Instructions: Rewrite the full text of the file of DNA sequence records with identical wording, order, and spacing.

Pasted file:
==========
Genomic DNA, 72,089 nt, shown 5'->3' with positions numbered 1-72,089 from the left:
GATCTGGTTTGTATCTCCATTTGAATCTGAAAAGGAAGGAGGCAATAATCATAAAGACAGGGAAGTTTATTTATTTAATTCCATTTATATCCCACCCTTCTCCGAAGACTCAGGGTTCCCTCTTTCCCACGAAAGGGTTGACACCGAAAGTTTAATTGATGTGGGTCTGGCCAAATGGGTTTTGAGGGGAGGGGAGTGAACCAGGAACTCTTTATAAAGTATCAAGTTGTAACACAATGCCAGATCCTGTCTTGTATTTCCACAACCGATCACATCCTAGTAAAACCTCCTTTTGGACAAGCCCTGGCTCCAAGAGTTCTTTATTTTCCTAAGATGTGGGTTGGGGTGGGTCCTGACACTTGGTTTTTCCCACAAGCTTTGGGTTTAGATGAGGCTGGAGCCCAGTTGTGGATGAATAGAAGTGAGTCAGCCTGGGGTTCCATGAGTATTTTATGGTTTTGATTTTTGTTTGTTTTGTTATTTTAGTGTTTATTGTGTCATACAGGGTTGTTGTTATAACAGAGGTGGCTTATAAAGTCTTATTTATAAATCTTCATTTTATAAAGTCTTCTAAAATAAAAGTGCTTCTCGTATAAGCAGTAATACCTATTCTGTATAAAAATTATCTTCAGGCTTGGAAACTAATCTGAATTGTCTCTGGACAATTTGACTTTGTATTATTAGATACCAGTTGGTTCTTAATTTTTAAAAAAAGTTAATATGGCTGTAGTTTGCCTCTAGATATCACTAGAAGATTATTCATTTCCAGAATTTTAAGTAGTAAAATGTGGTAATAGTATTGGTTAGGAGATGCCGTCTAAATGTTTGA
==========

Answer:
Genomic DNA, 72,089 nt, shown 5'->3' with positions numbered 1-72,089 from the left:
GATCTGGTTTGTATCTCCATTTGAATCTGAAAAGGAAGGAGGCAATAATCATAAAGACAGGGAAGTTTATTTATTTAATTCCATTTATATCCCACCCTTCTCCGAAGACTCAGGGTTCCCTCTTTCCCACGAAAGGGTTGACACCGAAAGTTTAATTGATGTGGGTCTGGCCAAATGGGTTTTGAGGGGAGGGGAGTGAACCAGGAACTCTTTATAAAGTATCAAGTTGTAACACAATGCCAGATCCTGTCTTGTATTTCCACAACCGATCACATCCTAGTAAAACCTCCTTTTGGACAAGCCCTGGCTCCAAGAGTTCTTTATTTTCCTAAGATGTGGGTTGGGGTGGGTCCTGACACTTGGTTTTTCCCACAAGCTTTGGGTTTAGATGAGGCTGGAGCCCAGTTGTGGATGAATAGAAGTGAGTCAGCCTGGGGTTCCATGAGTATTTTATGGTTTTGATTTTTGTTTGTTTTGTTATTTTAGTGTTTATTGTGTCATACAGGGTTGTTGTTATAACAGAGGTGGCTTATAAAGTCTTATTTATAAATCTTCATTTTATAAAGTCTTCTAAAATAAAAGTGCTTCTCGTATAAGCAGTAATACCTATTCTGTATAAAAATTATCTTCAGGCTTGGAAACTAATCTGAATTGTCTCTGGACAATTTGACTTTGTATTATTAGATACCAGTTGGTTCTTAATTTTTAAAAAAAGTTAATATGGCTGTAGTTTGCCTCTAGATATCACTAGAAGATTATTCATTTCCAGAATTTTAAGTAGTAAAATGTGGTAATAGTATTGGTTAGGAGATGCCGTCTAAATGTTTGA